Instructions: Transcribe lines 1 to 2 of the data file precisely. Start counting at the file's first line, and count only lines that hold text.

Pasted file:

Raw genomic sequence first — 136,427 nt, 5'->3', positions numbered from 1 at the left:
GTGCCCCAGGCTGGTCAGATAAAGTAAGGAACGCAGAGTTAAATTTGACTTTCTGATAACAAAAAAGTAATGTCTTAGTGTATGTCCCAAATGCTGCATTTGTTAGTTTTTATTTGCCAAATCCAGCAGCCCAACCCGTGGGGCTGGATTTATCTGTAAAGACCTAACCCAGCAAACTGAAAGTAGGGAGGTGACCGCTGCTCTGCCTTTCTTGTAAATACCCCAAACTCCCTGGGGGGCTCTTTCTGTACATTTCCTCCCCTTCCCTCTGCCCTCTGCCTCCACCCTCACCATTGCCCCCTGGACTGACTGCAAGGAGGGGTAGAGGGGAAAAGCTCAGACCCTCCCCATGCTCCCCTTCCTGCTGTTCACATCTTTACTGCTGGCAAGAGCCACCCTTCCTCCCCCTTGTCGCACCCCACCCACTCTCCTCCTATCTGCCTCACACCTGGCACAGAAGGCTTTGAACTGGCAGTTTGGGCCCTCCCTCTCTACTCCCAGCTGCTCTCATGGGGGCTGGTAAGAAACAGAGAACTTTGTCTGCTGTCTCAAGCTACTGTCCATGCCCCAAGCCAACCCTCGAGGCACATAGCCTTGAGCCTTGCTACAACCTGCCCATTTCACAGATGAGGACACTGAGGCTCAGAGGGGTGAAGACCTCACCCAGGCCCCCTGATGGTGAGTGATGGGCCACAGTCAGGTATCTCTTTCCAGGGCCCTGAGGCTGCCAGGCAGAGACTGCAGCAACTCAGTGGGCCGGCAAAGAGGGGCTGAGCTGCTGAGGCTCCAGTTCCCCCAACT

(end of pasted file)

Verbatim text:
Raw genomic sequence first — 136,427 nt, 5'->3', positions numbered from 1 at the left:
GTGCCCCAGGCTGGTCAGATAAAGTAAGGAACGCAGAGTTAAATTTGACTTTCTGATAACAAAAAAGTAATGTCTTAGTGTATGTCCCAAATGCTGCATTTGTTAGTTTTTATTTGCCAAATCCAGCAGCCCAACCCGTGGGGCTGGATTTATCTGTAAAGACCTAACCCAGCAAACTGAAAGTAGGGAGGTGACCGCTGCTCTGCCTTTCTTGTAAATACCCCAAACTCCCTGGGGGGCTCTTTCTGTACATTTCCTCCCCTTCCCTCTGCCCTCTGCCTCCACCCTCACCATTGCCCCCTGGACTGACTGCAAGGAGGGGTAGAGGGGAAAAGCTCAGACCCTCCCCATGCTCCCCTTCCTGCTGTTCACATCTTTACTGCTGGCAAGAGCCACCCTTCCTCCCCCTTGTCGCACCCCACCCACTCTCCTCCTATCTGCCTCACACCTGGCACAGAAGGCTTTGAACTGGCAGTTTGGGCCCTCCCTCTCTACTCCCAGCTGCTCTCATGGGGGCTGGTAAGAAACAGAGAACTTTGTCTGCTGTCTCAAGCTACTGTCCATGCCCCAAGCCAACCCTCGAGGCACATAGCCTTGAGCCTTGCTACAACCTGCCCATTTCACAGATGAGGACACTGAGGCTCAGAGGGGTGAAGACCTCACCCAGGCCCCCTGATGGTGAGTGATGGGCCACAGTCAGGTATCTCTTTCCAGGGCCCTGAGGCTGCCAGGCAGAGACTGCAGCAACTCAGTGGGCCGGCAAAGAGGGGCTGAGCTGCTGAGGCTCCAGTTCCCCCAACT